House approves P100 million for new Bataan Nuclear Power Plant study

Published by rudy Date posted on March 6, 2009

MANILA, Philippines – The House appropriations committee approved yesterday a P100-million allocation for a new study on the viability of commissioning the mothballed Bataan Nuclear Power Plant (BNPP).

Albay Rep. Edcel Lagman, senior committee vice chairman, proposed the new “validation or feasibility” study as a “compromise” to the bill of Pangasinan Rep. Marcos Cojuangco seeking the “immediate rehabilitation and commissioning” of the nuclear plant.

The bill of Cojuangco is facing stiff opposition from many congressmen and civil society groups, as well as from Catholic bishops. The lawmaker is a son of billionaire businessman Eduardo Cojuangco Jr. who has investments in power distribution and oil refining and retailing.

Lagman said a fourth study has to be conducted to determine whether the nuclear plant could still be operated despite its being mothballed since the Marcos years due largely to unresolved safety issues.

He said the results of three previous studies should be used as references by a group of local and international experts who would be commissioned to undertake the new study.

He said the P100-million budget would be taken from this year’s budget of the Department of Energy and the state-owned National Power Corp.

Lagman said a provision in the committee-approved allocation prohibits the commissioning of the plant ahead of the completion of the new study.

Rep. Cojuangco initially frowned upon Lagman’s proposal, saying a “feasibility study” is “politician’s language that connotes inaction and indecision.”

“We should decide once and for all whether we want to operate this plant or to sell it for its junk value,” he said.

He said at present, the government is spending P40 million a year for the upkeep of the plant, which has not generated a single watt of electricity.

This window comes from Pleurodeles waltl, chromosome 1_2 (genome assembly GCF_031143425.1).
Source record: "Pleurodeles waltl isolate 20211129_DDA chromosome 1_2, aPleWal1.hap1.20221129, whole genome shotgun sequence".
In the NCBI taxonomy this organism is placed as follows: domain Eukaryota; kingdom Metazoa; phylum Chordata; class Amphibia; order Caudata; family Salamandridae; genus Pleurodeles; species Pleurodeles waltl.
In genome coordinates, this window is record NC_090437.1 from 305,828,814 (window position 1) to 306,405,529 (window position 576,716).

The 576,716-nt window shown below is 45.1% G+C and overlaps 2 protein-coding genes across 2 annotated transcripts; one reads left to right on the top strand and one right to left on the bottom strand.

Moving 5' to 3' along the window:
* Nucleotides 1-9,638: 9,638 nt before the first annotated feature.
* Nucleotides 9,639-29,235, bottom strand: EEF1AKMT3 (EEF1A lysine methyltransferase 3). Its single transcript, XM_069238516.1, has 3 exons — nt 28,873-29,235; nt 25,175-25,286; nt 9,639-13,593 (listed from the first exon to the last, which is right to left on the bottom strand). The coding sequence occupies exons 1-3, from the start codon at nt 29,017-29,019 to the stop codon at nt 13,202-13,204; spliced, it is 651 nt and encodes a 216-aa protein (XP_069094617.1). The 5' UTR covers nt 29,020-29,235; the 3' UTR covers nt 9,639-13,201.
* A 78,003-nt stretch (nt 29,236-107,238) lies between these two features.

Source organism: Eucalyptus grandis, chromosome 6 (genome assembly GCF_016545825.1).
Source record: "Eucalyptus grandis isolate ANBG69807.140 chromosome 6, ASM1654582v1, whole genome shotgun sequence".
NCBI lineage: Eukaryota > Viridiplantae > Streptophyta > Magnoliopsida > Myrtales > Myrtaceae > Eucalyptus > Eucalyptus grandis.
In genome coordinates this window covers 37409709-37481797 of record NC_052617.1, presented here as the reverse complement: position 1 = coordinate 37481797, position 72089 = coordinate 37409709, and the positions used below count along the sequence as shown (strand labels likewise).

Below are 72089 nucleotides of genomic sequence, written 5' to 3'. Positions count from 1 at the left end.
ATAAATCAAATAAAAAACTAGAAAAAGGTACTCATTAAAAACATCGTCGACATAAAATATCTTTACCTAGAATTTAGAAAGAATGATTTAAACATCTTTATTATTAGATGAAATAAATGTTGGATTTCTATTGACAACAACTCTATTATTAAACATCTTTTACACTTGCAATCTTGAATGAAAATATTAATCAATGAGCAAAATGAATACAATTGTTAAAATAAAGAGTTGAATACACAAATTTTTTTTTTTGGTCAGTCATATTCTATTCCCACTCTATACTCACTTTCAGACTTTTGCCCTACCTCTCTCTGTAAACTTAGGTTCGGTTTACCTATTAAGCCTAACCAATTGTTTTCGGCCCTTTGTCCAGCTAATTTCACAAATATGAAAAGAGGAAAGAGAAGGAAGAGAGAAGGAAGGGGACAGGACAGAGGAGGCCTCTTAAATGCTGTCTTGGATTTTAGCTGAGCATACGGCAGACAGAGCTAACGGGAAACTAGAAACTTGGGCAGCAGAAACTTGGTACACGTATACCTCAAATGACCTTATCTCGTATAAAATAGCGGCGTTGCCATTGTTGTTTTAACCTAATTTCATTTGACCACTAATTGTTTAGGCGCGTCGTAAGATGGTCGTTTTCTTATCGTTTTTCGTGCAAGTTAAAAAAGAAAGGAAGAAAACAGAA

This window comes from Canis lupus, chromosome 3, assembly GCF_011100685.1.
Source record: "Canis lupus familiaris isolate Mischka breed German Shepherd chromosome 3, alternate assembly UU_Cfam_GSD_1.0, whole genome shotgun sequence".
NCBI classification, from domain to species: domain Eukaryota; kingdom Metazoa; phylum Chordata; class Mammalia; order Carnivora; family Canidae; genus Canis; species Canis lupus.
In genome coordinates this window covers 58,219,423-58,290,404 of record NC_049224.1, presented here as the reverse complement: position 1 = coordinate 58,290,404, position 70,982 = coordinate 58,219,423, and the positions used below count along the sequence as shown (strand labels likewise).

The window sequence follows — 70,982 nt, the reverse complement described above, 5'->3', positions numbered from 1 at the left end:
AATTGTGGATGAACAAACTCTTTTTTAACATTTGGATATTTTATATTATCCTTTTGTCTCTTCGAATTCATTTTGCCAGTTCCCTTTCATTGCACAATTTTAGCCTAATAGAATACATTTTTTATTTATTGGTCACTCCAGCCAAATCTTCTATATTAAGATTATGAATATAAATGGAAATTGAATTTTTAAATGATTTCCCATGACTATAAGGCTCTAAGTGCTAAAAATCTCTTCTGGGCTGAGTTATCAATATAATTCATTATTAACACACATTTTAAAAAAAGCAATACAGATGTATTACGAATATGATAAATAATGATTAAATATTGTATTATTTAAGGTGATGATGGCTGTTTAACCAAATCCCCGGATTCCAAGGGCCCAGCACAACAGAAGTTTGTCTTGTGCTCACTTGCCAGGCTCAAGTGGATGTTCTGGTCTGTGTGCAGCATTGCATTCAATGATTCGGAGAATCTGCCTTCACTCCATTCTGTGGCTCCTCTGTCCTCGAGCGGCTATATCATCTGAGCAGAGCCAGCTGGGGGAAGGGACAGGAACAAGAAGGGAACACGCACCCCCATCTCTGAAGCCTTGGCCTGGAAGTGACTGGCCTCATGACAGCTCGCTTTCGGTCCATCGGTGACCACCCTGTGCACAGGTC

Quirino Rep. Junie Cua, appropriations committee chairman, prevailed upon Cojuangco to accept the compromise.

After Lagman’s proposal was accepted, Rep. Roilo Golez of Parañaque suggested that portions of the Cojuangco bill that are “incongruous” with the compromise be deleted.

Golez said the “incongruous” portions include allowing the National Power Corp. to immediately rehabilitate and operate the nuclear plant.

He said this might be interpreted as an authority for Napocor to operate the plant even while the mandated new feasibility study is still underway.

“If these irrelevant portions are not deleted, this will be a ridiculous and a defective bill,” he said.

Rizal Rep. Jack Duavit, a co-author of the commissioning bill, said even if the new study finds the plant to be operable and viable, it would still go through a process of licensing by the International Atomic Energy Agency.

“This process alone will take time and is usually more strict and tedious than a validation or feasibility study,” he said.

Protests continue

Groups opposed to the activation of the BNPP vowed to launch more protest actions.

“From now on, the public and the broad social movement against the revival of the BNPP will keep tabs on each legislator’s position, action and/or inaction on the said issue. However, special attention will be given to the 184 legislators who have rendered their support to the bill,” said Emman Hizon of the Freedom from Debt Coalition. Members of the group as well as of the Network Opposed to BNPP or No to BNPP picketed yesterday outside the Batasang Pambansa complex.

“Those who have put their signatures to the Cojuangco bill, their reasons notwithstanding, are now under the watchful eyes of the Filipino public,” Hizon said.

FDC appealed to the pro-BNPP lawmakers to withdraw their signatures, citing the “gross disadvantages” and “monumental folly” of operating the BNPP.

“Like the mothballed BNPP, we appeal to the highest sense of our legislators to also mothball Rep. Cojuangco’s bill. We believe such a detrimental legislative measure has no place in the halls of responsible lawmaking,” Hizon said.

NO to BNPP described the mothballed plant as “tremendously dangerous, economically disadvantageous and utterly defective.”

“The protest parade symbolizes the many reasons why the BNPP revival will bring death to the Filipino people if the bill is not put to a close once and for all,” Dr. Giovanni Tapang, spokesman of NO to BNPP said.

“The Arroyo administration and Cong. Mark Cojuangco are running out of reasons to justify the revival of the Bataan nuke plant. The majority of the people of Bataan and their provincial government have already signified their opposition to the plant revival. Even if it passed legislation, the people of Bataan are sure not to allow it,” Tapang said.

“Moreover, the Catholic Church has taken an anti-BNPP revival position and the general public is against this nuclear scheme of the Arroyo administration.” Tapang added. With Katherine Adraneda, Philippine Star

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